It’s learning experiences like these that highlight how wonderful project-based learning can be for everyone involved. The preschoolers learned new skills and gained confidence in themselves, all while learning about science, developing dexterity, and working on early literacy skills. The seniors supported our learning by being the best possible audience, and got the chance to break out of their typical Friday routine for a joy-filled show.

Pretend Animals

Posted February 21, 2023
Dogs in the classroom

Pretend Animals

By Ruby Kramer

The more we observe children’s play, the more we see a certain recurring theme: pretending to be animals. I remember this type of play fondly from my own childhood, and I’m delighted to see children playing the same way I did despite all the changes in society and technology. It’s a universally relatable subject; I suppose that children have been pretending to be animals since before language was invented. There are many reasons that this type of play is so universal. It allows children to be physical in the ways they want, practice seeing the world from another’s perspective, and work as a team. Animal play embodies the most important things children are learning in preschool: being part of a community, solving problems together, and practicing physical skills.

Animal play can engage any “level” of player. Children can simply copy another child pretending to be an animal and share joy in parallel play, or they can weave together something more complex. One group may negotiate the dynamics of a pack of wolves and solve a mystery as they prowl around the forest. It’s also possible for a child who wants only to “exist” as an animal to play alongside children who are engaging in a complex narrative, even though she doesn’t understand the narrative. She could be the baby wolf whose only job is to follow her mother and make little wolf cries! This makes animal play a reliable go-to if a group of friends can’t decide what to play. At its foundation it is straightforward and easy to dive into; you can start off just moving and sounding like an animal!

Developmentally, an important milestone children reach in preschool is called Theory of Mind. This is when a child understands that others have different opinions, feelings, and access to knowledge than the child themself. To pretend to be an animal, you need many of the skills that are foundational to Theory of Mind. Stepping into the shoes of another creature allows children to embody the idea that others have different experiences. Not only can they understand the idea, but they can also experiment with it – see how it plays out in conflict with someone else (another actor in their story) and in contrast with their own opinions and experiences.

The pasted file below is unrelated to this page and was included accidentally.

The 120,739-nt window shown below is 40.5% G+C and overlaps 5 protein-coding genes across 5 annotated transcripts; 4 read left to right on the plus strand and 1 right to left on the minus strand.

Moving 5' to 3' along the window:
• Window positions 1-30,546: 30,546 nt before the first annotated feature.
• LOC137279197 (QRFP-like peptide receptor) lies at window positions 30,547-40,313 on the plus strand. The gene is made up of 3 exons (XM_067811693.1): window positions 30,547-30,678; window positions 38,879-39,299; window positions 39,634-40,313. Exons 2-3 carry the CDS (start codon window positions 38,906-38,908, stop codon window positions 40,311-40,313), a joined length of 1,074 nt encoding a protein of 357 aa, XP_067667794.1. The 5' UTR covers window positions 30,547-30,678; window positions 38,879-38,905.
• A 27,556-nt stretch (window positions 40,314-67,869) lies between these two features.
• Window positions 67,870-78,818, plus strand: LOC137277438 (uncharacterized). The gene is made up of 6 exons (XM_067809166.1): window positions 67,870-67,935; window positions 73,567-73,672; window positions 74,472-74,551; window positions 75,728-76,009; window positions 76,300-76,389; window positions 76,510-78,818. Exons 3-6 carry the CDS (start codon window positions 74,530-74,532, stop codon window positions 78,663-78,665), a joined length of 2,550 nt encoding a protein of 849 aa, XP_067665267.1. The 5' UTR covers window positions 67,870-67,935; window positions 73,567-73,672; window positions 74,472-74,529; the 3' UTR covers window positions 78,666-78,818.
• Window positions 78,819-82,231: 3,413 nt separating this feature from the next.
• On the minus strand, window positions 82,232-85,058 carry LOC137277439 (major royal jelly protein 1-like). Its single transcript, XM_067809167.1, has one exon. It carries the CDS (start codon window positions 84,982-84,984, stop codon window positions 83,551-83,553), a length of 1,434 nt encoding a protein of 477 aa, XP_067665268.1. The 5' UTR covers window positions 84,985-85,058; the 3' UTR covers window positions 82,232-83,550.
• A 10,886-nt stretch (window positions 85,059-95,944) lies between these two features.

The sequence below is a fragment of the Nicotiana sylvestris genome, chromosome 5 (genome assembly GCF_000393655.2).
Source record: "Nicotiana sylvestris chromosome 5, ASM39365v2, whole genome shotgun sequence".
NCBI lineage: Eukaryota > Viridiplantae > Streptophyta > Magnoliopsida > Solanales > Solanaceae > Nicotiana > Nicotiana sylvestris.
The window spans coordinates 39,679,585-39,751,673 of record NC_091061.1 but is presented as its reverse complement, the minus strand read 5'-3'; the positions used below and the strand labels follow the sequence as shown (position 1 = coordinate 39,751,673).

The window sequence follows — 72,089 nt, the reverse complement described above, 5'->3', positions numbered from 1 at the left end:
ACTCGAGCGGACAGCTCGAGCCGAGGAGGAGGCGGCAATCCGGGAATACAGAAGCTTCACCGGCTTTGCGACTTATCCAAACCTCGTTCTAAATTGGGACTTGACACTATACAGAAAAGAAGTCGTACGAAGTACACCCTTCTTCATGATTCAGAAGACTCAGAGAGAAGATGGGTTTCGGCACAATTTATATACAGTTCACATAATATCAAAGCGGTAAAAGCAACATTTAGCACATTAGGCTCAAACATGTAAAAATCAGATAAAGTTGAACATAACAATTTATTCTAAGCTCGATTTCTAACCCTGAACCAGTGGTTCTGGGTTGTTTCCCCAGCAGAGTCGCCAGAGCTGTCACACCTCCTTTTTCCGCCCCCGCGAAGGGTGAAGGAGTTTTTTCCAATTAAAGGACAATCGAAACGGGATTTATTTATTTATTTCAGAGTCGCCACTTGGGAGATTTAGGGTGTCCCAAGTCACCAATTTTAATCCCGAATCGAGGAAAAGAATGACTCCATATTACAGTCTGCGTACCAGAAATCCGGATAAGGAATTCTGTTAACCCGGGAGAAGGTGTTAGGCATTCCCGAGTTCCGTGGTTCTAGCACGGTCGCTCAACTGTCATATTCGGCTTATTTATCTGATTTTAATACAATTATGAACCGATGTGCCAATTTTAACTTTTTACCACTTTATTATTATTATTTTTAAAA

It’s sometimes shocking to see how some children who seem quite the opposite in everyday life choose to be a small mouse or baby bird – an animal that is vulnerable and wants to spend its time cuddling. Often a very sweet, reserved child will opt to play the vicious tiger. The wide range of the animal kingdom means children can choose a role that makes them feel powerful and energetic, like a lion or tiger, sneaky like a snake, cuddly like a kitten or baby mouse, wise like an owl, etc. If a child has lots of energy to let out, being a hopping bunny or bounding cheetah is a way for her to communicate to her playmates and caregivers the ways in which she wants to move.

In preschool, animal play can follow the seasons and seasonal curriculum topics. When the flock of turkeys was visiting our grounds daily, the children in my afternoon group pretended to be turkeys almost every day. They experimented with how turkeys walked, talked, and even ate. At snack time, I watched them pick at small crumbs of food like turkeys do. We read so many stories about animals that there’s always a book to pick that relates to the current animal play. Or, sometimes, books inspire the play.

The next time you catch your preschooler crawling around the house like a dog or requesting your help carrying their food because their turkey arms are too short, smile! Your child is practicing empathy!

Animals have to pick up food with their mouths!
A bird perches briefly on a rock.

The Magic Of Story Acting

Posted February 7, 2023

The Magic of Story Acting
By Amber Scheibel